Q: Every winter my neighbor cranks up his chainsaw and saws his crepe myrtles back to the same spot. But other folks leave theirs untouched and those don’t seem to have those gnarly knots on the branches. Which method is correct?

A: Oh, talk about hitting a nerve with an Extension Agent. The thing that really gripes us each winter is seeing crepe myrtles that are pruned wrong — butchered back and abused. Many tall, beautiful crepe myrtles are being reduced to nothing but ugly stubs.

This improper pruning technique, once described by Southern Living magazine as “Crepe Murder,” involves severely pruning back crepe myrtles from tree form to shrub form. It seems to me that people are committing this atrocious horticultural crime for one of three reasons:

1) They, like you, see their neighbors do it and think they must also;

2) They’ve chosen a crepe myrtle that’s too tall for its location; or

3) They should have selected a shrub form of crepe myrtle, which is available.

Here are the facts on how to correctly prune crepe myrtles:
Crepe myrtles tend to grow numerous suckers from the base, and therefore do require some pruning every year — but only minimal pruning. Early training will help eliminate any extensive pruning later on.

(Photo/ Bethany O’Rear) This improper pruning technique, once described by Southern Living magazine as “crepe murder,” involves severely pruning back crepe myrtles from tree form to shrub form.

Extensive pruning or cutting back of crepe myrtles each year only causes them to vigorously grow back what was removed — hence the unsightly knots on their long, graceful limbs. The only pruning that should be done each year is to remove suckers and to maintain its attractive shape by removing deadwood, branches that cross or rub against other branches, and seedpods. And heavy pruning in the winter will not help or force crepe myrtles to bloom more; all the blooms will simply be in one place on the tree.

The only way to stimulate more summer flowering and promote a smaller second flush of blooms is to tip-prune — also known as deadheading — the old blossoms at the ends of the branches as they fade in late summer.

A crepe myrtle that is not blooming well might be getting too much shade and should be moved to another area to get more direct sunlight. Moving it into more sunlight will also help control powdery mildew.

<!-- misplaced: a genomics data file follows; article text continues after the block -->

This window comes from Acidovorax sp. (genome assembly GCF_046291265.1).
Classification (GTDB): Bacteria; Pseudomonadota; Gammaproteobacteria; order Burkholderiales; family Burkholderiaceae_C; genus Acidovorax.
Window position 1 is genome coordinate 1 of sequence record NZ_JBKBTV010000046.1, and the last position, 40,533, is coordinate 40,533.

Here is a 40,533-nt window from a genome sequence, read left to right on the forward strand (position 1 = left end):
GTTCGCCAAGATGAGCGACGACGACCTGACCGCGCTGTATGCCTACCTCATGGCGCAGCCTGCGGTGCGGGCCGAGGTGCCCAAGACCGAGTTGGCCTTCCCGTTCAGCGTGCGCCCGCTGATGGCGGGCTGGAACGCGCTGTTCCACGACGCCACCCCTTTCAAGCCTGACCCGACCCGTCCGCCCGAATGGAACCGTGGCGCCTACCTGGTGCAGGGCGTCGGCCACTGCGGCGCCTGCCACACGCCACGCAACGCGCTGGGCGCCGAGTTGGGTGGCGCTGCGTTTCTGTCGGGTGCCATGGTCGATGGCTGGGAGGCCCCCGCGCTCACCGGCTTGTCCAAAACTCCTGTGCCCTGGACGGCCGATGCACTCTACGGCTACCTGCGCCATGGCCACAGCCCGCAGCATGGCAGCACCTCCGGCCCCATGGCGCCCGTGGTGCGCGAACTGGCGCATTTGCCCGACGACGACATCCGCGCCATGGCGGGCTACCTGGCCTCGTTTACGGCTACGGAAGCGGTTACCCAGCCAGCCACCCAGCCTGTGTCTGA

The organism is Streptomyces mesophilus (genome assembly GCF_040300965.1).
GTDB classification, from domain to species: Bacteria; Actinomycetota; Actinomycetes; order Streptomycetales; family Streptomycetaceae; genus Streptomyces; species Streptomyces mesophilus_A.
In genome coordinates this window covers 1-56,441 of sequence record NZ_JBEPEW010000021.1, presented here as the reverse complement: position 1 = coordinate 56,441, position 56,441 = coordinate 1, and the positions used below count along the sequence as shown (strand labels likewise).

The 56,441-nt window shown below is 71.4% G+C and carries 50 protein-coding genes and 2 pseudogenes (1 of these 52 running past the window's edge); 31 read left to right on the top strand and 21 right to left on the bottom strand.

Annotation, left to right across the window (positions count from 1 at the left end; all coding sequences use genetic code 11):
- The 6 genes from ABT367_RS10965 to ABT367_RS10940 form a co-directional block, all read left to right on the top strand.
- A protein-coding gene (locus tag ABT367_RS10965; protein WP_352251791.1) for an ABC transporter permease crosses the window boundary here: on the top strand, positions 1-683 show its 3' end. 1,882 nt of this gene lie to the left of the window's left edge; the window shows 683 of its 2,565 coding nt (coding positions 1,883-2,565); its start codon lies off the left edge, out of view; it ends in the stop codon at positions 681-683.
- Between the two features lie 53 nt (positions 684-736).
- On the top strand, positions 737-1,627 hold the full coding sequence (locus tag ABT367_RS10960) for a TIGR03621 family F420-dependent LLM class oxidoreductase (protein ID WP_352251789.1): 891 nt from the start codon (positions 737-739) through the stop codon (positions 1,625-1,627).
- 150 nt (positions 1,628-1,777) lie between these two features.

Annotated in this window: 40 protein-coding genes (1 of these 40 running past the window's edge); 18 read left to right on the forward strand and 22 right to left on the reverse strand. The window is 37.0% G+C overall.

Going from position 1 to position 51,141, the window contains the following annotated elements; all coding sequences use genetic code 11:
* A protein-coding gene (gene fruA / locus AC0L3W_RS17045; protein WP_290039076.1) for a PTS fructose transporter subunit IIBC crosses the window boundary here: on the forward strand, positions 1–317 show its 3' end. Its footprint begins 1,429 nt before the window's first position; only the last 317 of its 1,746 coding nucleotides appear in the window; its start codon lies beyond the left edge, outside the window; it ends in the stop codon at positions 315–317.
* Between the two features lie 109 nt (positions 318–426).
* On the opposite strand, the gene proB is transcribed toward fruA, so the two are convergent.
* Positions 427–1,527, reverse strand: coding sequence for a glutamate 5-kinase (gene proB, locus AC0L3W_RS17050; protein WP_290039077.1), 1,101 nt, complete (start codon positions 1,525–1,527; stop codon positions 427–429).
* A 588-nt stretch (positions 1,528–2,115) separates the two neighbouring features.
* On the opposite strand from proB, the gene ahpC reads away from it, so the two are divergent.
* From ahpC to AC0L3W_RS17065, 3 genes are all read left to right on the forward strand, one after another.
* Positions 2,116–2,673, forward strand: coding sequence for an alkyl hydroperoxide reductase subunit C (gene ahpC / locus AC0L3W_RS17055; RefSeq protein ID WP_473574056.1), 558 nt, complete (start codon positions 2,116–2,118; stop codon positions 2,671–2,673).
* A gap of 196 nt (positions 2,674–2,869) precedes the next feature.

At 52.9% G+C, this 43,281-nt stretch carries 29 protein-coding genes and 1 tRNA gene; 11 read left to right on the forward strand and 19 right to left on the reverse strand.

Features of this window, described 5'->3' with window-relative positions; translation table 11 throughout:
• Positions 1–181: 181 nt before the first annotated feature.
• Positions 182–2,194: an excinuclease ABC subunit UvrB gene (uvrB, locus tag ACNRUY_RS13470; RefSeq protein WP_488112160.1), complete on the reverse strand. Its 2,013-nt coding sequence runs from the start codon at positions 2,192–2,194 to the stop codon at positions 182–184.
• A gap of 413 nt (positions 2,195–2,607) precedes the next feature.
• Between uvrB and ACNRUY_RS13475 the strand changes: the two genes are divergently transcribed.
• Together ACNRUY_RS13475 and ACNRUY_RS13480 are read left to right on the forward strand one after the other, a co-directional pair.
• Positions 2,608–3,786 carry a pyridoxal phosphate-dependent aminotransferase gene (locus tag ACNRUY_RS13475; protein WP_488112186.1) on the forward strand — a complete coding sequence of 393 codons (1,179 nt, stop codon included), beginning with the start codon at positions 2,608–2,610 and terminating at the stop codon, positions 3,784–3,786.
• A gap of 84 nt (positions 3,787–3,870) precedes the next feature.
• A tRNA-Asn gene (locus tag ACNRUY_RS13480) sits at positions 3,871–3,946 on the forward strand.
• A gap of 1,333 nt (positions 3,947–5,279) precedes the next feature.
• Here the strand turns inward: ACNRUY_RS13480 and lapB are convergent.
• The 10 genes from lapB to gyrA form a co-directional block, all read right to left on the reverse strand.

If you think a crepe myrtle needs to be pruned, do it only during middle to late winter once the leaves have fallen and the tree is completely dormant (around Valentine’s Day — love hurts, right?). One rule of thumb to pruning crepe myrtles: Don’t cut to see over it; cut to see through it. Remember that crepe myrtles are trees and are supposed to become tall (unless you’ve selected one of the shrub forms). Shaping the tree, removing the lower limbs and having only three to five main trunks will give the crepe myrtle a more attractive and formal appearance.

Renewal pruning or cutting a plant back to the ground is sometimes a good idea. If a crepe myrtle has been severely damaged, is unhealthy or has been pruned badly, renewal pruning will allow the plant to start all over. Renewal pruning will cause a crepe myrtle to grow back rapidly in about two to three years. Once the crepe myrtle has grown back, the plant can then be trained and properly pruned to look even better. Do all renewal pruning in late February to early March.

Crepe myrtle varieties come in all shapes, colors and sizes. Pruning large ones into small ones doesn’t make sense. If you want a small, manageable crepe myrtle that looks like a shrub, buy a smaller variety. Whacking off and scarring up large crepe myrtles is not the way to achieve that look.

You are invited to these free upcoming gardening events:

What: Mobile Master Gardeners Monthly Meeting
When: Thursday, Feb. 2, 10-11:30 a.m.
Where: Jon Archer Center, 1070 Schillinger Road N., Mobile
Topic: The Chelsea Flower Show, presented by Brenda Bolton

What: Pruning Demonstration for Various Fruits, Roses and Ornamentals
When: Thursday, Feb. 16, 9-11 a.m.
Where: Jon Archer Center, 1070 Schillinger Road N., Mobile
Bring your pruning shears. Call 251-574-8445 for more information.

What: Mobile Master Gardeners Lunch & Learn
When: Monday, Feb. 20, noon to 1 p.m.
Where: Jon Archer Center, 1070 Schillinger Road N., Mobile
Topic: Community Gardens, Dr. Pat Hall